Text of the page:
After the otter and beaver, the sturgeon is being brought back

A young sturgeon. Photo: U.S. Fish and Wildlife Service via Wikimedia Commons

Efforts are being made in the Netherlands to reintroduce the critically endangered European sea sturgeon into Dutch rivers, 71 years after the fish was last seen. 

On Friday, some 29 young sturgeon will be released into the Biesbosch nature reserve south east of Dordrecht, all of which have been fitted with trackers so their progress can be followed. 

The fish were bred in Bordeaux and are currently being held in tanks immersed in the waters of the Biesbosch so they can acclimatise to the different conditions. A further 46 will be released at a later date.


This initial research is to establish if Dutch waterways are clean enough to support the fish and if they can find their way to the sea. The project has been set up by Ark Natuurontwikkeling with finance from the Worldwide Fund for Nature.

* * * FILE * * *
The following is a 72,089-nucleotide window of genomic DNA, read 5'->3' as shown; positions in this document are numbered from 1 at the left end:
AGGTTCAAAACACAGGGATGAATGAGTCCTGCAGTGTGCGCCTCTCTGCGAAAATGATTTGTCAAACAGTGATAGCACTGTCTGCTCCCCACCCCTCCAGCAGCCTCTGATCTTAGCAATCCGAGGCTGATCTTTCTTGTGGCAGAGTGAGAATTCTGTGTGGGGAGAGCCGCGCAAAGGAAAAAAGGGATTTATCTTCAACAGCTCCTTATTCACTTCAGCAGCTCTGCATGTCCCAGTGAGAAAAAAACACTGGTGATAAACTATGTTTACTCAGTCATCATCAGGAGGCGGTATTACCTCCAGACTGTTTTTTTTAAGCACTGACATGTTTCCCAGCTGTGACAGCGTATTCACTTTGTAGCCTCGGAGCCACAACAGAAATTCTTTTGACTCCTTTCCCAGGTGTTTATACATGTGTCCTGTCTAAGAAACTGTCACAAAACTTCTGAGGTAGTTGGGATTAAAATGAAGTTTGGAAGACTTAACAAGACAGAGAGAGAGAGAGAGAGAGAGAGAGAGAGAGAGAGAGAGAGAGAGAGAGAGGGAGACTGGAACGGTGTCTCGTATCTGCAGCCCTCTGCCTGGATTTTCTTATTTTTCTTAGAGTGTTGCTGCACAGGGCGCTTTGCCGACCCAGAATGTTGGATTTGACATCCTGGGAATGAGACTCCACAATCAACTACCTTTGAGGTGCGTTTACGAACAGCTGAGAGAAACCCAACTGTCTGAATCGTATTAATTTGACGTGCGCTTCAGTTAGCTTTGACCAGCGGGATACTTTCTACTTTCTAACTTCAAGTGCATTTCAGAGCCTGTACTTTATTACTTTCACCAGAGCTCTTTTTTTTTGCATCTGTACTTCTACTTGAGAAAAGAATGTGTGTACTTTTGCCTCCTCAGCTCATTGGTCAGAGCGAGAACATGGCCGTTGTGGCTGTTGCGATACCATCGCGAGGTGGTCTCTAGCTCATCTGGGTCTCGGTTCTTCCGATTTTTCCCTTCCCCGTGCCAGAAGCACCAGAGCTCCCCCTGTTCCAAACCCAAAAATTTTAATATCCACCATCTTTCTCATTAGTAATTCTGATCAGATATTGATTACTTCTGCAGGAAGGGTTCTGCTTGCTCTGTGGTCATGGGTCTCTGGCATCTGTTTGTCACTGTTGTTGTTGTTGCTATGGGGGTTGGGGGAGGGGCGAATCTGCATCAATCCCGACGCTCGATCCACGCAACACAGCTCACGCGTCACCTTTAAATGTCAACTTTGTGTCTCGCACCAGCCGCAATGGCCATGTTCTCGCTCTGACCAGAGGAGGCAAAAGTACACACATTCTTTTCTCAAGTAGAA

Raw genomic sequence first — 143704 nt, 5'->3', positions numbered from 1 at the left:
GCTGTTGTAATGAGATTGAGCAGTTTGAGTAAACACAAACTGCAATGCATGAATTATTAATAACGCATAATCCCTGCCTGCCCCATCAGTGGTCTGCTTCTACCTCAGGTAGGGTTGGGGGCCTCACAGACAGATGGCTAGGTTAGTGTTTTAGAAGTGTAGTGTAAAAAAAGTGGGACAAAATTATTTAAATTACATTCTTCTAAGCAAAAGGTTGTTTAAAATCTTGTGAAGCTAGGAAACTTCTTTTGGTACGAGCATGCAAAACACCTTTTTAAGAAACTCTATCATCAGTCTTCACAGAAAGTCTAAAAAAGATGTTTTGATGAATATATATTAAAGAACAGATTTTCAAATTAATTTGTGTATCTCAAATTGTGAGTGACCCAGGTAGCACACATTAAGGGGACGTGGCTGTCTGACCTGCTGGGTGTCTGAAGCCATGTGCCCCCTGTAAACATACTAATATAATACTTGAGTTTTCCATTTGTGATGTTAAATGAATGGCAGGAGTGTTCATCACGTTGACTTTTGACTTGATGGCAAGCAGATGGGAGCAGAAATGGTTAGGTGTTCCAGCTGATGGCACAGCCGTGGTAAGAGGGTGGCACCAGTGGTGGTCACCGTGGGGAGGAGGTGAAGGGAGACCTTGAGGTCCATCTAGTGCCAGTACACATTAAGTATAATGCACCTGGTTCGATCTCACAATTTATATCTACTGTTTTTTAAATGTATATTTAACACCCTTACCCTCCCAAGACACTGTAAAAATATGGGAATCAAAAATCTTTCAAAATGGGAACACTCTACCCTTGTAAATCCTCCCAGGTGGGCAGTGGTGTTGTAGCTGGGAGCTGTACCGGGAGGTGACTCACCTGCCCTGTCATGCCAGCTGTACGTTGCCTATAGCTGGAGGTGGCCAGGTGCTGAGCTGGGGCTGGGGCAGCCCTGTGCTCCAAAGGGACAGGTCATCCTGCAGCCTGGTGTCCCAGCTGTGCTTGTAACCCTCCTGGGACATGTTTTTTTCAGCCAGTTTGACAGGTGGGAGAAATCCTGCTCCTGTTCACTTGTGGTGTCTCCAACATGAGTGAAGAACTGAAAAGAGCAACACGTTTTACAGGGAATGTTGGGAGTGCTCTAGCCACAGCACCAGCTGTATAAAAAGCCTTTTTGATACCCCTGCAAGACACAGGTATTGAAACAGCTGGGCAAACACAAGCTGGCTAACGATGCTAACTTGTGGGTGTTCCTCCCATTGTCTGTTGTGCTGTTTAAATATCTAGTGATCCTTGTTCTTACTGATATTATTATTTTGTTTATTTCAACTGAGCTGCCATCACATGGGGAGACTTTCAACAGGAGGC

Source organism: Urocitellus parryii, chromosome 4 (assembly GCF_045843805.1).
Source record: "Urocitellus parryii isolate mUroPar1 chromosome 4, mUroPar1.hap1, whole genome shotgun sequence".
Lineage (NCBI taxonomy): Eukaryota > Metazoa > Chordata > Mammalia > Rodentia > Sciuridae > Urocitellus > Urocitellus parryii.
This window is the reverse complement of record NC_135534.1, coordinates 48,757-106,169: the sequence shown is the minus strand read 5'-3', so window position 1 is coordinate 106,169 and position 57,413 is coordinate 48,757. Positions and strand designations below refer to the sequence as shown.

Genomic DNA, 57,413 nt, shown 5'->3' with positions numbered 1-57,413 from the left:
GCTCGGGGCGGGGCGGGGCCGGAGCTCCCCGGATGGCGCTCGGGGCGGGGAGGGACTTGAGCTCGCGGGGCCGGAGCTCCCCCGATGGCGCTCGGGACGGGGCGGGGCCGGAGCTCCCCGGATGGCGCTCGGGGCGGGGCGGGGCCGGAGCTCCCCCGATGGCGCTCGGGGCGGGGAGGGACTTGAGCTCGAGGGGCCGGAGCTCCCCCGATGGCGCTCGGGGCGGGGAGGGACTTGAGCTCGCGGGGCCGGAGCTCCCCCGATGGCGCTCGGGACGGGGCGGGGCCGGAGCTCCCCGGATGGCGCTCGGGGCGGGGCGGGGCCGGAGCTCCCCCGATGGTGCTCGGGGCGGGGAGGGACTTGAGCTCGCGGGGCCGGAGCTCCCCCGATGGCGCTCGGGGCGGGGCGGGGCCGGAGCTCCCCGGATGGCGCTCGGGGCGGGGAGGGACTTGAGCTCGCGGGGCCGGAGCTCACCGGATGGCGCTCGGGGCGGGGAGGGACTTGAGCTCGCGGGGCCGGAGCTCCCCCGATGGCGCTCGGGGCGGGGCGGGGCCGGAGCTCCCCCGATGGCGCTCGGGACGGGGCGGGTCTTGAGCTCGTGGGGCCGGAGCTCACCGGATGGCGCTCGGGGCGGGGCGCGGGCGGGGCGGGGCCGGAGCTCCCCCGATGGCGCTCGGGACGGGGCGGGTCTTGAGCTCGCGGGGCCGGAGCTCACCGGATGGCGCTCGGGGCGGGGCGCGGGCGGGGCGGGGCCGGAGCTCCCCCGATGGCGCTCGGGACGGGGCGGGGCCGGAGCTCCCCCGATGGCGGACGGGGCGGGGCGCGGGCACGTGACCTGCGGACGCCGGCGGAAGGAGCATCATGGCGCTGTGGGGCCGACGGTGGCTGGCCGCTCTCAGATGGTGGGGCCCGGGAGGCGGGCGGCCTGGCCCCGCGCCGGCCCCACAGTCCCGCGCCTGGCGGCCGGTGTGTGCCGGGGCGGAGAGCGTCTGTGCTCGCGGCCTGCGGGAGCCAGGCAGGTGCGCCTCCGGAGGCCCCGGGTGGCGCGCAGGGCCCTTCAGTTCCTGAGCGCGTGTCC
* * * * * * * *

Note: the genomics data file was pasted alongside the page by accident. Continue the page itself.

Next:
The last known European sturgeon in Dutch waters was caught near Dordrecht in 1952. “It would be fantastic if we managed to expand the number of different animals in the Netherlands with a fish that belongs here,’ ARK spokesman Bram Houben told local broadcaster Omroep Brabant.

The fish can grow to over three metres in length and weigh 300 kilos. The oldest fossil of a sturgeon ever found dates back to 220 million years ago. 

A final decision on bringing back the sturgeon will be taken in in 2030, and will also involve other countries where the giant fish was once found. The Biesbosch nature reserve was also the starting point for rewilding projects involving beavers and otters. 

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